high in station, rank, or repute; prominent; distinguished: eminent statesmen.
conspicuous, signal, or noteworthy: eminent fairness.
lofty; high: eminent peaks.
prominent; projecting; protruding: an eminent nose.

Origin of eminent

1375–1425; late Middle English (< Anglo-French) < Latin ēminent- (stem of ēminēns) outstanding (present participle of ēminēre to stick out, project), equivalent to ē- e-1 + min- (see imminent) + -ent- -ent
Related formsem·i·nent·ly, adverbnon·em·i·nent, adjectivequa·si-em·i·nent, adjectivequa·si-em·i·nent·ly, adverbun·em·i·nent, adjectiveun·em·i·nent·ly, adverb
Can be confusedeminent immanent imminent

Synonyms for eminent

Synonym study

1. See famous.

Antonyms for eminent

Dictionary.com Unabridged Based on the Random House Unabridged Dictionary, © Random House, Inc. 2019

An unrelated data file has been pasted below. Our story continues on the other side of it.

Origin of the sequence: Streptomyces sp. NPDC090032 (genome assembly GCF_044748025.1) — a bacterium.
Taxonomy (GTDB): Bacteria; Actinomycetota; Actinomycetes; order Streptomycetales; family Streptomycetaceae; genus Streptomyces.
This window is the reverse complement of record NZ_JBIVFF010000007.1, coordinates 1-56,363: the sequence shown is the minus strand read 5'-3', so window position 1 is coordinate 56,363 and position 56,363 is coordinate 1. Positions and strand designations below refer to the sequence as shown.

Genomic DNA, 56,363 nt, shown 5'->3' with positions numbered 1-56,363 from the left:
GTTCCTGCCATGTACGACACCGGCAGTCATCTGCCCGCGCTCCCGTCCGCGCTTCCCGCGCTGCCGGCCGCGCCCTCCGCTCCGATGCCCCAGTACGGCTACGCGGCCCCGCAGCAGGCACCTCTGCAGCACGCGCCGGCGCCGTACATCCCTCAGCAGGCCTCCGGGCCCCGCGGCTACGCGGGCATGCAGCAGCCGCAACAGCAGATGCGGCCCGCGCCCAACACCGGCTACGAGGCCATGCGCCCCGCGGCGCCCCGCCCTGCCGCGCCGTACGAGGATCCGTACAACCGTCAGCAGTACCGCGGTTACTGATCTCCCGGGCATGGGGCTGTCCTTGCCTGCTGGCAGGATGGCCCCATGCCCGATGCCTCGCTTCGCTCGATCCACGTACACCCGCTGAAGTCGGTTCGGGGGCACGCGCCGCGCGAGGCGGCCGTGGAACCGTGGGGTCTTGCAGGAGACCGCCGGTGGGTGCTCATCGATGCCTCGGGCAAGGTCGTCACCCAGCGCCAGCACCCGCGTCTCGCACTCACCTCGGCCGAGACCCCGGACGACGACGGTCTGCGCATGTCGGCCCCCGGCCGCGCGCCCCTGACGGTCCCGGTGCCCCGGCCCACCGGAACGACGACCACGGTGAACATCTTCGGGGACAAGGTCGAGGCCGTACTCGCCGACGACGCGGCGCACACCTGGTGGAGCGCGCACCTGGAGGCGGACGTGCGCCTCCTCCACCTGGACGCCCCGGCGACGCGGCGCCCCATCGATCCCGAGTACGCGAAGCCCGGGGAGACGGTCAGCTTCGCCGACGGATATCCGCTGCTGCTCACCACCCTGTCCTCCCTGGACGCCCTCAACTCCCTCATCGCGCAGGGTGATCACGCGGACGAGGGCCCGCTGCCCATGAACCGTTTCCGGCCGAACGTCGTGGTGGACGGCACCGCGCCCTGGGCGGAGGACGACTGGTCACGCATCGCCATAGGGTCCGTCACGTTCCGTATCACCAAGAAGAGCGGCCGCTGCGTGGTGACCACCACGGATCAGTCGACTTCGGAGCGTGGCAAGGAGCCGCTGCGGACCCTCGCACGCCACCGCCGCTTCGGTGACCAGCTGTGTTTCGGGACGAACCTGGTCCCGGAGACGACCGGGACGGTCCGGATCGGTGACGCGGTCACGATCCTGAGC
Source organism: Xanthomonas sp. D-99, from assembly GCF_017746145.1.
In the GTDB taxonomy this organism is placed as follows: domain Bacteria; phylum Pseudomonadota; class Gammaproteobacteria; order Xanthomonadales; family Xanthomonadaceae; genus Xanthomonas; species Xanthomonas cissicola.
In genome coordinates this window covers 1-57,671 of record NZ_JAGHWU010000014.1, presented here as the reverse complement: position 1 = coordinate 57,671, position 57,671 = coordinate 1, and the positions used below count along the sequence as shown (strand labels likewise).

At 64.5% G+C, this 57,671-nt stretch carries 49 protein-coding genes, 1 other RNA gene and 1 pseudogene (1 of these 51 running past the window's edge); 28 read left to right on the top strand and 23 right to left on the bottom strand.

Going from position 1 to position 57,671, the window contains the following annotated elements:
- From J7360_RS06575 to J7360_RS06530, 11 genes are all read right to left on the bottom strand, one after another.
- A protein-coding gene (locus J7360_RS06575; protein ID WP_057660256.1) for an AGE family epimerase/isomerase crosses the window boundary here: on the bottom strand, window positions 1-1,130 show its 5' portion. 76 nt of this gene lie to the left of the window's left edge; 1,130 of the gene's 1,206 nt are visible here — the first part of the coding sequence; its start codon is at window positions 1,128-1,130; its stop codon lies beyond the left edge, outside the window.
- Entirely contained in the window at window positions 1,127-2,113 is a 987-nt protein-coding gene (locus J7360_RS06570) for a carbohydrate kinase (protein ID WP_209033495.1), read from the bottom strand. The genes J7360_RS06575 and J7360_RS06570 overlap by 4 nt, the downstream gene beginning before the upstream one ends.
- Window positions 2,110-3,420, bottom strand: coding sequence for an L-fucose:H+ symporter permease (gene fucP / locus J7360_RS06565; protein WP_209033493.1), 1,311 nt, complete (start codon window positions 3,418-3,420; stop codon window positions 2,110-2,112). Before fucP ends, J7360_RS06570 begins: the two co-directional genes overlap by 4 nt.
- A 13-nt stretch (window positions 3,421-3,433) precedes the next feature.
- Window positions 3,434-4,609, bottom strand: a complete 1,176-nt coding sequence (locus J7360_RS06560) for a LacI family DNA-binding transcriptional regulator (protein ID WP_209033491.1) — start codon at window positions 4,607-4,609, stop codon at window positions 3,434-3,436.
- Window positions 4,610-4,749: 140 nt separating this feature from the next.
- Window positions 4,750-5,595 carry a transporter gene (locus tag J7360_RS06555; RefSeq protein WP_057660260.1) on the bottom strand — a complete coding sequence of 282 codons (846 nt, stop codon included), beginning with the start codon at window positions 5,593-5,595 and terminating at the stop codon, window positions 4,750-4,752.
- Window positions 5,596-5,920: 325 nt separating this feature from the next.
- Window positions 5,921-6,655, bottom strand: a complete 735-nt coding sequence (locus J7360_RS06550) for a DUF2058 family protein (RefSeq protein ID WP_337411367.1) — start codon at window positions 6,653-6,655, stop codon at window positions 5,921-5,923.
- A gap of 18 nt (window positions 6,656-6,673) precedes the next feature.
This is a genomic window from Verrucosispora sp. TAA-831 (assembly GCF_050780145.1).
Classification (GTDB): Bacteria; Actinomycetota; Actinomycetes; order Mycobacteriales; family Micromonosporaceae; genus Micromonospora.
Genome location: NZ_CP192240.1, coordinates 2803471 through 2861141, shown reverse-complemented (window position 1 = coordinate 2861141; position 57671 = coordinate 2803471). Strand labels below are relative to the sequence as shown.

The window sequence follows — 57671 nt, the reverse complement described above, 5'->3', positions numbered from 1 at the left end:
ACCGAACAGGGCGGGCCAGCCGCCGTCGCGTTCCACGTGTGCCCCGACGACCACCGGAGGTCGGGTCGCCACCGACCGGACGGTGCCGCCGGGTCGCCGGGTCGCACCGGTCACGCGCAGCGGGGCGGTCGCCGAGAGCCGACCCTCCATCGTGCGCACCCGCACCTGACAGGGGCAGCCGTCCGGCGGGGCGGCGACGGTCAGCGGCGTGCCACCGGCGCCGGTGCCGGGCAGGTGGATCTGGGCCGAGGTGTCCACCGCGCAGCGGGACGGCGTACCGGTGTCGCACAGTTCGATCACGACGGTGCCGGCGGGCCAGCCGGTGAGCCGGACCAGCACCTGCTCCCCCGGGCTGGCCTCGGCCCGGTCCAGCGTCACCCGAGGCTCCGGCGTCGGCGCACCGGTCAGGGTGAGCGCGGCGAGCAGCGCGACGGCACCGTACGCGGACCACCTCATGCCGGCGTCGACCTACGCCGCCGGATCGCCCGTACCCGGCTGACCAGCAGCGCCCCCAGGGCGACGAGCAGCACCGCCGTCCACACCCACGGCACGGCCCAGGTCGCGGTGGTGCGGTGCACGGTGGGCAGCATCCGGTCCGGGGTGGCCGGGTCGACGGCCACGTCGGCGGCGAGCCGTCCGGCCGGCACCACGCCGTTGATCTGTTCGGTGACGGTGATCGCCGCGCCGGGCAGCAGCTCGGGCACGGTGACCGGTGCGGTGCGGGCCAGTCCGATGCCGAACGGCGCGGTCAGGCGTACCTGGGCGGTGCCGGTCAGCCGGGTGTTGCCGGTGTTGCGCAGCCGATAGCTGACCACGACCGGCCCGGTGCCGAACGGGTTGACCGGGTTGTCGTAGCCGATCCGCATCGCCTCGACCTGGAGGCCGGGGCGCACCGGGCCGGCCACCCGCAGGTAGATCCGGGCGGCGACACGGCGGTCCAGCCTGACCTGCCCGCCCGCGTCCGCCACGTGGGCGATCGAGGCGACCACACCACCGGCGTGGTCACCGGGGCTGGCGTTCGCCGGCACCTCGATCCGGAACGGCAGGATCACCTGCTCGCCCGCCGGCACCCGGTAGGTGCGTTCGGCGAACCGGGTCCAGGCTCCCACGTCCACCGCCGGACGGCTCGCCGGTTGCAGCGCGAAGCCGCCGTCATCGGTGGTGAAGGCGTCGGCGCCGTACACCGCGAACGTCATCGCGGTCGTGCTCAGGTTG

Examples from the Web for eminent

Contemporary Examples of eminent

Historical Examples of eminent

British Dictionary definitions for eminent



above others in rank, merit, or reputation; distinguishedan eminent scientist
(prenominal) noteworthy, conspicuous, or outstandingeminent good sense
projecting or protruding; prominent
Derived Formseminently, adverb

Word Origin for eminent

C15: from Latin ēminēre to project, stand out, from minēre to stand
Collins English Dictionary - Complete & Unabridged 2012 Digital Edition © William Collins Sons & Co. Ltd. 1979, 1986 © HarperCollins Publishers 1998, 2000, 2003, 2005, 2006, 2007, 2009, 2012

Word Origin and History for eminent

early 15c., from Middle French éminent (13c.) or directly from Latin eminentem (nominative eminens), present participle of eminere "stand out, project," from ex- "out" (see ex-) + minere, related to mons "hill" (see mount (n.)). Related: Eminently. Legal eminent domain recorded from 1738.

Online Etymology Dictionary, © 2010 Douglas Harper